(Part 3) Wilfred Bion and The Importance of Not-Knowing

Bion and Cure

In beginning his first Los Angeles lecture on April 12, 1967, Bion encouraged the members of the audience to consider with him a patient. The patient is not a specific one: it is not one from his history or the history of an audience member. Rather, Bion instructed those present to think of the patient they “will see tomorrow” (Aguayo & Malin, 2013, p. 2). The advantage of this, according to Bion, was that “we all start as equal, because you don’t know what’s going to happen and nor do I” (Aguayo & Malin, 2013, p. 2). This state of not knowing permeated Bion’s thinking of psychoanalysis, and his implicit teachings on what cures. Bion’s ultimate goal for every session was to come into contact with the truth of what was occurring. This absolute truth was termed by Bion as O(Grotstein, 1996). Bion was acutely aware of the fact that somethingis always occurring between patient and therapist, and his aim was to get at the truth of that reality. “Since I don’t know what the reality is, and since I want to talk about it,” Bion said, “I have tried to deal with this position by simply giving it a symbol ‘O’ and just calling it ‘O,’ ultimate reality, the absolute truth” (Aguayo & Malin, 2013, p. 3). Even though it is somewhat too reductionistic, it is possible to boil all of Bion down to his insatiable desire to get at, come in contact with, and sense the truth of an analytic moment. The way in which Bion went about this task is just as unique as the man himself.

Bion believed that theory and technique can sometimes stand in opposition to intuiting the truth (Grotstein, 2007). To wit, he spent much of his time, when talking about the work of psychoanalysis, discouraging the use of technique. His most famous admonition in this vain is found in his short paper “Notes on Memory and Desire” (Bion, 1967). In it, Bion stated that memory (of what has already happened) and desire (for what might happen) both serve to obscure the truth. Instead, Bion stated that a therapist must eschew memory and desire (Aguayo, 2014) in order that the therapist can better attend to what is happening immediately in front of him.

A similar image to that of listening without memory and desire is Bion’s image of “a beam of intense darkness” (Grotstein, 2007, p. 10). When faced with uncertainty about a patient, Bion noted that the common therapist will fall back on theory in order to guide him. Bion (Aguayo & Malin, 2013) advocated for the opposite reaction.

Now the point that I want to stress about that is this: that when you have a particularly dark spot, turn onto it a shaft of piercing darkness. Rid yourself of your analytic theories. Rid yourself of what you picked up about the patient; get rid of it. Bring to bear on this dark spot a shaft of piercing darkness . . . If you want to see a very faint light, the more light you shut out the better, the bigger the chance of seeing the faint glimmer. (p. 9)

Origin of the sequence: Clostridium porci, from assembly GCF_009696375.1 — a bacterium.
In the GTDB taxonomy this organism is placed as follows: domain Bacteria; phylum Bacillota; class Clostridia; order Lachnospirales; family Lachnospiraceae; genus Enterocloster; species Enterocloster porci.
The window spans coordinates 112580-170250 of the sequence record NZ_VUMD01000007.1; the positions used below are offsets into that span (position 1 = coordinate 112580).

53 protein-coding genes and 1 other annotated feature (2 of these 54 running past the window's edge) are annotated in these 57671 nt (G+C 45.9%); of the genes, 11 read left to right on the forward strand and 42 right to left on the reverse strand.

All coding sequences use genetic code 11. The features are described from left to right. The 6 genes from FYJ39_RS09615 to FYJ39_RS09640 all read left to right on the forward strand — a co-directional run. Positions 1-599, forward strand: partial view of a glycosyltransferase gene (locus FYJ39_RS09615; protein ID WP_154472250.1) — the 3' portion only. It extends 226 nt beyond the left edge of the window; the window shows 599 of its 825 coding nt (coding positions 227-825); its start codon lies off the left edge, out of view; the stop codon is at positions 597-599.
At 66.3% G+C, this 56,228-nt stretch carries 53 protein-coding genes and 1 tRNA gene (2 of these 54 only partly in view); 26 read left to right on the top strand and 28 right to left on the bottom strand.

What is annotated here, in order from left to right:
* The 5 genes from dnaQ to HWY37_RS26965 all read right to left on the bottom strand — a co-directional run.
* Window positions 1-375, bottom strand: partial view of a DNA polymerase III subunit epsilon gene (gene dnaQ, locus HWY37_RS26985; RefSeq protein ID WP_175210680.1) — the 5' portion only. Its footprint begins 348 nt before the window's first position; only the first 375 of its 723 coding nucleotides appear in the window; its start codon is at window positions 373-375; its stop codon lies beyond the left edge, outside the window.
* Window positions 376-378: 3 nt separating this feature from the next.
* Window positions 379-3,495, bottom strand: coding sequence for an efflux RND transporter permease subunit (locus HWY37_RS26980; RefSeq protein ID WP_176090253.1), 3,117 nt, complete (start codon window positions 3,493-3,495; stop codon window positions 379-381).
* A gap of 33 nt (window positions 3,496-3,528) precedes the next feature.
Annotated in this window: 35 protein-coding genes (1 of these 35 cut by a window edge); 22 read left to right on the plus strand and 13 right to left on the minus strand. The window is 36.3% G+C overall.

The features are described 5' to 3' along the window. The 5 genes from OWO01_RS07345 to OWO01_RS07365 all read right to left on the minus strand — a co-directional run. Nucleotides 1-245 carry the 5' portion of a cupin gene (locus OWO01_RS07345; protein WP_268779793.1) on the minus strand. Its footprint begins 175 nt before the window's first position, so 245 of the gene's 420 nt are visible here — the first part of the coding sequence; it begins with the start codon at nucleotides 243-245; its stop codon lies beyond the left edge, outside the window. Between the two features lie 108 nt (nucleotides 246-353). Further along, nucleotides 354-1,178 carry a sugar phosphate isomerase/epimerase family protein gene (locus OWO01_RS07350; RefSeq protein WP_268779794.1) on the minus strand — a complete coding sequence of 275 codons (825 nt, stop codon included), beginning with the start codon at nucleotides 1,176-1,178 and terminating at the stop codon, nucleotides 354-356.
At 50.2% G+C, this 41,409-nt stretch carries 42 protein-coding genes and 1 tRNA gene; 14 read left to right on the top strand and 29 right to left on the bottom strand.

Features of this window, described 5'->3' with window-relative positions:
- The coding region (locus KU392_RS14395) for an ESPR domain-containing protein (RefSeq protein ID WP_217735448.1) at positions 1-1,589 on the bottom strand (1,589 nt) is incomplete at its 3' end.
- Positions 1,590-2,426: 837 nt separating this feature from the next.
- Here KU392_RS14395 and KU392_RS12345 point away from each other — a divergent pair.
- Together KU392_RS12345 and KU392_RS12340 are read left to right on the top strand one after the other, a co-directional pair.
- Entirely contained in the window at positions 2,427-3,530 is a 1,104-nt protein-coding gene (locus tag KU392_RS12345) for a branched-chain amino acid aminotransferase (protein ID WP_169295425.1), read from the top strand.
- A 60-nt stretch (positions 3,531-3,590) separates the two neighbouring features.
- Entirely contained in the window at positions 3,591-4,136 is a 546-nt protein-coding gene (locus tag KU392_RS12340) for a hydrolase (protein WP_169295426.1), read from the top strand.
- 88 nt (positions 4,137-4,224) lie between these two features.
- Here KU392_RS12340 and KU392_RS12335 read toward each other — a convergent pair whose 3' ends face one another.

Falling back on theories, for Bion, only gets in the way of seeing the faint light. Instead, ridding oneself of the assumed knowledge that has come about outside of the therapeutic relationship (i.e., in supervision, in books, in conferences) allows for the truth of the therapy to emerge.

The final point related to Bion’s directives for how to carry oneself in therapy concerns his affinity for negative capability. Although first used by Keats, Bion coined the term to mean a therapist’s willingness to tolerate frustration, not-knowing, and uncertainties (Green, 1973). Bion believed that any endeavor to discover the truth would always travel through periods of not-knowing. In fact, Bion came to prize the position of not-knowing because it was from a position of not-knowing that knowledge could develop (Grotstein, 2009). Bion was not deaf to the fact that welcoming negative capability would place a great deal of stress on the therapist. He was also aware of the fact that most therapists found comfort in knowing. However, Bion would not let the discomfort, or anything for that matter, get in the way of coming into contact with the truth, but more than arriving at the truth and holding onto it, Bion prized the journey, the process—with all of its pitfalls. In order to take the journey to the truth, the therapist must slough off theory, knowing, memory and desire. Without those things, it is possible to really come into contact with O.

Bion’s wife, Francesca, told a story of Bion, and the importance he placed on not-know and openness to finding out the truth.

“He believed that “La résponse est le Malheur de la question;” both in his professional and his private life problems stimulated in him thought and discussion-never answers. [He would say,] “I don’t know the answers to these questions—I wouldn’t tell you if I did. I think it is important to find out for yourself.” (F. Bion, 1980, p. 5)”

La résponse est le Malheur de la question” is translated as, “The answer is the misfortune of the question.”


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